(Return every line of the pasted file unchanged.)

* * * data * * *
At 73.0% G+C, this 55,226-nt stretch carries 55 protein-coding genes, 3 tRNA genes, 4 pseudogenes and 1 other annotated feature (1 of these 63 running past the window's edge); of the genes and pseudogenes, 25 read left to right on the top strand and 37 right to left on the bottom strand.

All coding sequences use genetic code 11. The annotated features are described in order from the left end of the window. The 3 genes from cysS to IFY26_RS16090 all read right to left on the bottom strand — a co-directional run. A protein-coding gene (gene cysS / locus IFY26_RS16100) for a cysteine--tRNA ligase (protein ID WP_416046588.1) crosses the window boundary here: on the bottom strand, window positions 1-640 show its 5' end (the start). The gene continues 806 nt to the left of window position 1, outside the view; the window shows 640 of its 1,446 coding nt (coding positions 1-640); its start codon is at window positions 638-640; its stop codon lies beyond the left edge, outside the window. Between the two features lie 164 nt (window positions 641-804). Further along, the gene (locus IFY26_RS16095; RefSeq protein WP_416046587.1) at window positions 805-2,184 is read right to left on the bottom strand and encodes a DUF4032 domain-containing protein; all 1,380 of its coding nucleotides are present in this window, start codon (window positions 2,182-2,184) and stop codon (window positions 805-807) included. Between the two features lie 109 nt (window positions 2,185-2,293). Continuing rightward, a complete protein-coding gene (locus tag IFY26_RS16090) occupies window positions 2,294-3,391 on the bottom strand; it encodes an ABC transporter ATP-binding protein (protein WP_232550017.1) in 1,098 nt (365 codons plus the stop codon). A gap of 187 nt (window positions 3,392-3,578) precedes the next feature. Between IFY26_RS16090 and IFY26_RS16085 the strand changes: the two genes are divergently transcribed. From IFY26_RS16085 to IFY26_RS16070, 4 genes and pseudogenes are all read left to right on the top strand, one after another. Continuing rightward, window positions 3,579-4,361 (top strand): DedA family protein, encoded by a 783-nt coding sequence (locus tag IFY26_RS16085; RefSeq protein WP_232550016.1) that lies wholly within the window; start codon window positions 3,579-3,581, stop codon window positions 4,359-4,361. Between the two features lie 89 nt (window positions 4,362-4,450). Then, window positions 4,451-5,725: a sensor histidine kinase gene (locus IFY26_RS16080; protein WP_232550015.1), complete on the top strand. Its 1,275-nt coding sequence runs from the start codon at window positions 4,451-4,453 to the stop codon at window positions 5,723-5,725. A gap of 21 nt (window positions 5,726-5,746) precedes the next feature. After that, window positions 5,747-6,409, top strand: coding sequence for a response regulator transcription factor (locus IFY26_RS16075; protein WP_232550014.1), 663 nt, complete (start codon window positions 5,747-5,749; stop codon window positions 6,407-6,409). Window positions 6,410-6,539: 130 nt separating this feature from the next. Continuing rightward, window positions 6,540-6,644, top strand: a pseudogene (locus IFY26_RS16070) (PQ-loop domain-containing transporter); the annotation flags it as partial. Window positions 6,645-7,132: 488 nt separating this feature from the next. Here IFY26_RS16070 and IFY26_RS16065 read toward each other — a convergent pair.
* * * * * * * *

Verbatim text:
At 73.0% G+C, this 55,226-nt stretch carries 55 protein-coding genes, 3 tRNA genes, 4 pseudogenes and 1 other annotated feature (1 of these 63 running past the window's edge); of the genes and pseudogenes, 25 read left to right on the top strand and 37 right to left on the bottom strand.

All coding sequences use genetic code 11. The annotated features are described in order from the left end of the window. The 3 genes from cysS to IFY26_RS16090 all read right to left on the bottom strand — a co-directional run. A protein-coding gene (gene cysS / locus IFY26_RS16100) for a cysteine--tRNA ligase (protein ID WP_416046588.1) crosses the window boundary here: on the bottom strand, window positions 1-640 show its 5' end (the start). The gene continues 806 nt to the left of window position 1, outside the view; the window shows 640 of its 1,446 coding nt (coding positions 1-640); its start codon is at window positions 638-640; its stop codon lies beyond the left edge, outside the window. Between the two features lie 164 nt (window positions 641-804). Further along, the gene (locus IFY26_RS16095; RefSeq protein WP_416046587.1) at window positions 805-2,184 is read right to left on the bottom strand and encodes a DUF4032 domain-containing protein; all 1,380 of its coding nucleotides are present in this window, start codon (window positions 2,182-2,184) and stop codon (window positions 805-807) included. Between the two features lie 109 nt (window positions 2,185-2,293). Continuing rightward, a complete protein-coding gene (locus tag IFY26_RS16090) occupies window positions 2,294-3,391 on the bottom strand; it encodes an ABC transporter ATP-binding protein (protein WP_232550017.1) in 1,098 nt (365 codons plus the stop codon). A gap of 187 nt (window positions 3,392-3,578) precedes the next feature. Between IFY26_RS16090 and IFY26_RS16085 the strand changes: the two genes are divergently transcribed. From IFY26_RS16085 to IFY26_RS16070, 4 genes and pseudogenes are all read left to right on the top strand, one after another. Continuing rightward, window positions 3,579-4,361 (top strand): DedA family protein, encoded by a 783-nt coding sequence (locus tag IFY26_RS16085; RefSeq protein WP_232550016.1) that lies wholly within the window; start codon window positions 3,579-3,581, stop codon window positions 4,359-4,361. Between the two features lie 89 nt (window positions 4,362-4,450). Then, window positions 4,451-5,725: a sensor histidine kinase gene (locus IFY26_RS16080; protein WP_232550015.1), complete on the top strand. Its 1,275-nt coding sequence runs from the start codon at window positions 4,451-4,453 to the stop codon at window positions 5,723-5,725. A gap of 21 nt (window positions 5,726-5,746) precedes the next feature. After that, window positions 5,747-6,409, top strand: coding sequence for a response regulator transcription factor (locus IFY26_RS16075; protein WP_232550014.1), 663 nt, complete (start codon window positions 5,747-5,749; stop codon window positions 6,407-6,409). Window positions 6,410-6,539: 130 nt separating this feature from the next. Continuing rightward, window positions 6,540-6,644, top strand: a pseudogene (locus IFY26_RS16070) (PQ-loop domain-containing transporter); the annotation flags it as partial. Window positions 6,645-7,132: 488 nt separating this feature from the next. Here IFY26_RS16070 and IFY26_RS16065 read toward each other — a convergent pair.